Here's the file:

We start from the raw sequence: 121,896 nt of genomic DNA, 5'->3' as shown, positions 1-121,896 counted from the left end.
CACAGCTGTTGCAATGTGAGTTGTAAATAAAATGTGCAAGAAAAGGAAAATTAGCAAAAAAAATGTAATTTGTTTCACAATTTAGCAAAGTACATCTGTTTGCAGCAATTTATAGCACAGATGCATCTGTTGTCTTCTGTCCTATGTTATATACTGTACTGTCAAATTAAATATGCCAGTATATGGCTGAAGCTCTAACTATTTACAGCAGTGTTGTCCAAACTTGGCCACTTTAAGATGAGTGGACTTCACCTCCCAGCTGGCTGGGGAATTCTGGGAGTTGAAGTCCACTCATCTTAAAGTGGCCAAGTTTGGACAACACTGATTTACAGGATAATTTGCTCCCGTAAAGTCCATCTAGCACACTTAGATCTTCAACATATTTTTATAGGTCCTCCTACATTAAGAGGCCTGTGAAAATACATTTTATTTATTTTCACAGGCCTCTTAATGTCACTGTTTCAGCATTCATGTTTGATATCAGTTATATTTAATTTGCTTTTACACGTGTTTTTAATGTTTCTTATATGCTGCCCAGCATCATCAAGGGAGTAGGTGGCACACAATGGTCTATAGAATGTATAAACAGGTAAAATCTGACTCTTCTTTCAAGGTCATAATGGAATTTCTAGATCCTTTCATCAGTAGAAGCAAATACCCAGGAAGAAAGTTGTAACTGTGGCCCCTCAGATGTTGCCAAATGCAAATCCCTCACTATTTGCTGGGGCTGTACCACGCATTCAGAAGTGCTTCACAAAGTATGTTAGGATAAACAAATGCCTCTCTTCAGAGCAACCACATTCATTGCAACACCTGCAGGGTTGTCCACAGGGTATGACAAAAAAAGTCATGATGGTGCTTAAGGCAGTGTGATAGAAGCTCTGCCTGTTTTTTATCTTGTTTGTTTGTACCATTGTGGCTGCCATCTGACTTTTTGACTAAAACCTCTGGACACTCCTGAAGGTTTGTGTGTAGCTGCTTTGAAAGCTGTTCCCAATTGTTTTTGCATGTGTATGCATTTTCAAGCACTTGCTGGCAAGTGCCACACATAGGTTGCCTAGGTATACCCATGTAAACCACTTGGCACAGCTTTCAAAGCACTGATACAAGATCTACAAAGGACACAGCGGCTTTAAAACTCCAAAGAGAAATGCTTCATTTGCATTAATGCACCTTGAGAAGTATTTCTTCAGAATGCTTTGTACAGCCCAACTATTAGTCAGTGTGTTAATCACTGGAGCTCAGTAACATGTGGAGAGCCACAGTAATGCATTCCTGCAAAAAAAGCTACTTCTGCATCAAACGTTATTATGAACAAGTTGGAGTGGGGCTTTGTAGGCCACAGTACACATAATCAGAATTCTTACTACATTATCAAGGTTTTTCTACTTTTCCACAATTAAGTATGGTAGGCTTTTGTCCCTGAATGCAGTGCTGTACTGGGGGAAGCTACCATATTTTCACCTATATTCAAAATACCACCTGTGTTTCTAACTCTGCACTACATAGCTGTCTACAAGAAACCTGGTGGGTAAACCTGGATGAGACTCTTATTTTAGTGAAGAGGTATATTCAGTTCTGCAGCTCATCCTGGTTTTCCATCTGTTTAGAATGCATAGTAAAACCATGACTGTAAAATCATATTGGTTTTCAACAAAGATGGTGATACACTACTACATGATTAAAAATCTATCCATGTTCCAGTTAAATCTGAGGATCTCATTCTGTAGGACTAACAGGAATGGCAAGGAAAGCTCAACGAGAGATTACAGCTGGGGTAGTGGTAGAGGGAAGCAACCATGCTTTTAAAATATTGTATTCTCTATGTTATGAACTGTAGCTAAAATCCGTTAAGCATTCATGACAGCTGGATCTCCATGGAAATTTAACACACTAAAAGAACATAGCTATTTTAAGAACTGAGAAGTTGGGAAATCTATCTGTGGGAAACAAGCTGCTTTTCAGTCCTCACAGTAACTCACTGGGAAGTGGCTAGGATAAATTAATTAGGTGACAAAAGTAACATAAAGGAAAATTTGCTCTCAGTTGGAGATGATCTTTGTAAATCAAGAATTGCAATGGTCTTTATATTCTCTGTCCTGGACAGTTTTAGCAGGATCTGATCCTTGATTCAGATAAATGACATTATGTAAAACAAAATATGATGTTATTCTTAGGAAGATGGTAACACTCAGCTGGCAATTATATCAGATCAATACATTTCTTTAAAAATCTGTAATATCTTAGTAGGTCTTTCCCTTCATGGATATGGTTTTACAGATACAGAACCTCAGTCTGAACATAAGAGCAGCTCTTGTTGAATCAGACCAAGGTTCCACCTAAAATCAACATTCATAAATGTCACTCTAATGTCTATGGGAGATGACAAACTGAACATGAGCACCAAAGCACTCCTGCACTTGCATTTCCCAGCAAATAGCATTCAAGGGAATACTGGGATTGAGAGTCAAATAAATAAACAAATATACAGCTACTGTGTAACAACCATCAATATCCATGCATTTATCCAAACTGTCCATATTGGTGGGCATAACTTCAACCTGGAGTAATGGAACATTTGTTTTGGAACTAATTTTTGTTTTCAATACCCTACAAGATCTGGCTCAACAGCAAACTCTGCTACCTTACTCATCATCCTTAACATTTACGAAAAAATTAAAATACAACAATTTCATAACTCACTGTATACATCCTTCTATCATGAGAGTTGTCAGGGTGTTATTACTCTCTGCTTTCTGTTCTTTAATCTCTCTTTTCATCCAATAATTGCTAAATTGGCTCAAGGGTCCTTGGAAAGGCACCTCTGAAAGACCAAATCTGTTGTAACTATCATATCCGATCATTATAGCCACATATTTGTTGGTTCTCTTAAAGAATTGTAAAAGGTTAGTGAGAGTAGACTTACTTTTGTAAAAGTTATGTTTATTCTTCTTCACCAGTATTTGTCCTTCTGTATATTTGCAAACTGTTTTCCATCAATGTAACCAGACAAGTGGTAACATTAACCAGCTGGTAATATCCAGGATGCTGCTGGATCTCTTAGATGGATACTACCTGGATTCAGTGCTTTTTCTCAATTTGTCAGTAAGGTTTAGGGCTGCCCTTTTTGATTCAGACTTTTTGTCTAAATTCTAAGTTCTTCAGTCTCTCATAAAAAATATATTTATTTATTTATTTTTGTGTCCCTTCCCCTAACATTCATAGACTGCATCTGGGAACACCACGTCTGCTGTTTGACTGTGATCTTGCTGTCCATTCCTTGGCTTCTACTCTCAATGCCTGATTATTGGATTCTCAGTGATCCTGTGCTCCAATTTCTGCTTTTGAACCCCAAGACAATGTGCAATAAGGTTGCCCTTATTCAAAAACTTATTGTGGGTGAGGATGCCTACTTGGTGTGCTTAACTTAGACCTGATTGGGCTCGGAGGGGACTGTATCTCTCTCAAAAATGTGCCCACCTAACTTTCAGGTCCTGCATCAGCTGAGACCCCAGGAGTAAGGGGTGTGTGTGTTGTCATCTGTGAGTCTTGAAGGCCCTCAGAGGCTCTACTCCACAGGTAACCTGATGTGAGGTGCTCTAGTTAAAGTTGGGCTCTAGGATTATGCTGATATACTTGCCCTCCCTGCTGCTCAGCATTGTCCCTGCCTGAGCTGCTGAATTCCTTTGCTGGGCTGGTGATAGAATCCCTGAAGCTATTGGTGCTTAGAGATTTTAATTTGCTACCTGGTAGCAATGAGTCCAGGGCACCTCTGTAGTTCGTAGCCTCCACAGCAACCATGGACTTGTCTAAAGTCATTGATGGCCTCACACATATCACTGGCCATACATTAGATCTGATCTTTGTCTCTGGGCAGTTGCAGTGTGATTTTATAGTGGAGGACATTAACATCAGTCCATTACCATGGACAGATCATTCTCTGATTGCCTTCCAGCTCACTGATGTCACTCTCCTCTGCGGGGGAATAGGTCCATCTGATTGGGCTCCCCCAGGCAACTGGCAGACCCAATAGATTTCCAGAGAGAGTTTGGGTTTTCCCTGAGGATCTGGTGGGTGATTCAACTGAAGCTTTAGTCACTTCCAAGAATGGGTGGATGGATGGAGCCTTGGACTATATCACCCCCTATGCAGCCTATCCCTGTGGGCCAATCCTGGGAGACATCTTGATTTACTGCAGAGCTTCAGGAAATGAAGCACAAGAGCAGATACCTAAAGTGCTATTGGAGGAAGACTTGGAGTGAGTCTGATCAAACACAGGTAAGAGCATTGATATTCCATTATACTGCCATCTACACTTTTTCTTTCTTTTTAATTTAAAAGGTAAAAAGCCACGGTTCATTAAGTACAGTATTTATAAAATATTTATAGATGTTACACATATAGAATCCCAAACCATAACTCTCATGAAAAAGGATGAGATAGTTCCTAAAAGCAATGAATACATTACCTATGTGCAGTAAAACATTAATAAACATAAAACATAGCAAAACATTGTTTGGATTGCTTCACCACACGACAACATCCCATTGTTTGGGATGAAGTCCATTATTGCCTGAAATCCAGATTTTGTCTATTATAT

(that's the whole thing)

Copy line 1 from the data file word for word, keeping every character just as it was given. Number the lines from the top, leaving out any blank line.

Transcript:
We start from the raw sequence: 121,896 nt of genomic DNA, 5'->3' as shown, positions 1-121,896 counted from the left end.